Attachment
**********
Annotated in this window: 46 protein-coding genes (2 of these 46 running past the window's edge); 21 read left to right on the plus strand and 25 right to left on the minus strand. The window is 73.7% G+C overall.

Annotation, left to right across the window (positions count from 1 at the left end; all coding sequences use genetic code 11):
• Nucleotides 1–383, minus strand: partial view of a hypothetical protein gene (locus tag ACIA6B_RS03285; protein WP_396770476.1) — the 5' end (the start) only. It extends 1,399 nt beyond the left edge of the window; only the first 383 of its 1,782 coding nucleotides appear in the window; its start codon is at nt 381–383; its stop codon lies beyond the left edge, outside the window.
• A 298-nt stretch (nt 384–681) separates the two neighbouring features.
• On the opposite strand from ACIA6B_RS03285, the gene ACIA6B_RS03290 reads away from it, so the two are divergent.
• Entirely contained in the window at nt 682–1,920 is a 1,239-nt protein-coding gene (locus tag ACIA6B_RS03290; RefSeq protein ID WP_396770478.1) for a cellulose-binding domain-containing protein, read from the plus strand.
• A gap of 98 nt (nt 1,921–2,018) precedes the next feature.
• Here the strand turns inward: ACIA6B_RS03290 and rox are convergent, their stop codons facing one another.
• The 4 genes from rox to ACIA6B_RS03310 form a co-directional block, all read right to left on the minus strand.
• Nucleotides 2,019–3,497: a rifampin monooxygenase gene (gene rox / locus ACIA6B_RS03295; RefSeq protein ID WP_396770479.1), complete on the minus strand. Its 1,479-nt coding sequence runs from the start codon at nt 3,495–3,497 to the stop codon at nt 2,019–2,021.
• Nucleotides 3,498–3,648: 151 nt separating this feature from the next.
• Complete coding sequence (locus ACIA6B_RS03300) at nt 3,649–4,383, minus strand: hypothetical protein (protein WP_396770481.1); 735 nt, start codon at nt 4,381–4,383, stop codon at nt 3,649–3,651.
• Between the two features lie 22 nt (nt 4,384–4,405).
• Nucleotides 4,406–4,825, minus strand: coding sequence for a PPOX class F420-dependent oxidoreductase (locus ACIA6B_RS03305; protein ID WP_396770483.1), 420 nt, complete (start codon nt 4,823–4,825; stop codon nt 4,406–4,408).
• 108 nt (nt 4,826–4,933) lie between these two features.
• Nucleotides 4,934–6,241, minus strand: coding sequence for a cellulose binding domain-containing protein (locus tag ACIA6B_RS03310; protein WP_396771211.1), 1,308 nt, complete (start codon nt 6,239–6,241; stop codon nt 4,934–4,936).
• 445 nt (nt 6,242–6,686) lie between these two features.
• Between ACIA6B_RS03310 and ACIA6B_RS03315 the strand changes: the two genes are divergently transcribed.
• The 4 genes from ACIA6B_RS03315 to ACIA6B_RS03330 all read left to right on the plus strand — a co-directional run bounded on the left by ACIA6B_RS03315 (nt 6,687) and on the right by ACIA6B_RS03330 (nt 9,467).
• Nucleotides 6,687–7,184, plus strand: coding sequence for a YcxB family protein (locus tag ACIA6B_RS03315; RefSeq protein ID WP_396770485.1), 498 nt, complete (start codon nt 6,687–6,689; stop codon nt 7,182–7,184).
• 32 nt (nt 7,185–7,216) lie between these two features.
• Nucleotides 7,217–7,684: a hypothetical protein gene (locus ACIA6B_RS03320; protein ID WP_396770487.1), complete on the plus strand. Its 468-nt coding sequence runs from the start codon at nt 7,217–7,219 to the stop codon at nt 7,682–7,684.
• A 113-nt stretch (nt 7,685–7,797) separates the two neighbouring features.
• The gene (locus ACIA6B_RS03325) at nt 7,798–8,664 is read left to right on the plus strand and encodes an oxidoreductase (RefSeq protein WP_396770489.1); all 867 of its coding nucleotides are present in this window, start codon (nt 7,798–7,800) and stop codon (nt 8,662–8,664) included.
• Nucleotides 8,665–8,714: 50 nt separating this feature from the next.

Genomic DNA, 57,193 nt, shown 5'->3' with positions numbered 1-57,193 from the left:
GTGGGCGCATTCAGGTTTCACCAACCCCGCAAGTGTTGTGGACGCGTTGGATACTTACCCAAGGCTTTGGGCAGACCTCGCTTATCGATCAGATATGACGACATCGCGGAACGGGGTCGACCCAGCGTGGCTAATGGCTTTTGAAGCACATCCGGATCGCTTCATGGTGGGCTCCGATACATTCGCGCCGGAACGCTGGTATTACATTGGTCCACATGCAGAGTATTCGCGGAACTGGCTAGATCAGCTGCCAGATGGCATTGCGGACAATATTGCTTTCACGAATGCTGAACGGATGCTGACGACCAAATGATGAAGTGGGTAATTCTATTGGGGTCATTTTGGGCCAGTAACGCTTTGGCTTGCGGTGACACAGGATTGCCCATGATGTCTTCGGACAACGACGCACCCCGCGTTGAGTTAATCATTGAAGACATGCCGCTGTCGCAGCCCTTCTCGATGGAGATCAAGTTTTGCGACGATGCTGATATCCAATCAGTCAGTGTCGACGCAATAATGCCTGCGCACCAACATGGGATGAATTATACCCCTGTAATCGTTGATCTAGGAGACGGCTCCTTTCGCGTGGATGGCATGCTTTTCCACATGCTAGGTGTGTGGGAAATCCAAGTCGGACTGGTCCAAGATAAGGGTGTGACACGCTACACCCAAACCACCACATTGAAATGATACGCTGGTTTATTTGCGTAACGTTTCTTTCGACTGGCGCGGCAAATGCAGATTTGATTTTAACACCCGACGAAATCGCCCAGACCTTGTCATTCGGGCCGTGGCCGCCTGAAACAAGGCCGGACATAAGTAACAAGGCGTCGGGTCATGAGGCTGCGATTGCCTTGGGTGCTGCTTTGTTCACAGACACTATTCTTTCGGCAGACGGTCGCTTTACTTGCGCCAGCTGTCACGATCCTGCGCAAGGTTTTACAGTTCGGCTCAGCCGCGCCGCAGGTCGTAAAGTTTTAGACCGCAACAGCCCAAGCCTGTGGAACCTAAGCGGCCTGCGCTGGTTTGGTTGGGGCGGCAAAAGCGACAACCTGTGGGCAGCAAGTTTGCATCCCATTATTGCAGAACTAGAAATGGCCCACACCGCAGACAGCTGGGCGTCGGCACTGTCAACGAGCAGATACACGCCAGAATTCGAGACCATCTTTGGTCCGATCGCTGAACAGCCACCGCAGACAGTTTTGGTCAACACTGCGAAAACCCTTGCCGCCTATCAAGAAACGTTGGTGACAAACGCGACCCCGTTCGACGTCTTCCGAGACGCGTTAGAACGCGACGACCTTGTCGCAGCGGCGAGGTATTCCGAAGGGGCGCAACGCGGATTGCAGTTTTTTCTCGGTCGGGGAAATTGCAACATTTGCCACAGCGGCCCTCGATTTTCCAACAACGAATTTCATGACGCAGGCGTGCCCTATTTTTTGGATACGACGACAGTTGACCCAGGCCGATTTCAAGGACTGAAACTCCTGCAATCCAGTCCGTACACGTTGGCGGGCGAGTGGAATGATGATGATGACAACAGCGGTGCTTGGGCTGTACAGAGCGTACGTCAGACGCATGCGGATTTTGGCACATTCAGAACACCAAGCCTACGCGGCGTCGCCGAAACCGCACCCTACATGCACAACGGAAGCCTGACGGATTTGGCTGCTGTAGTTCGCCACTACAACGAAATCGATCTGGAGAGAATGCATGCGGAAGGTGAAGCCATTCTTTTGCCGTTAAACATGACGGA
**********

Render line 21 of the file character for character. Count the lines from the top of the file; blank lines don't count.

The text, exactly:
• 32 nt (nt 7,185–7,216) lie between these two features.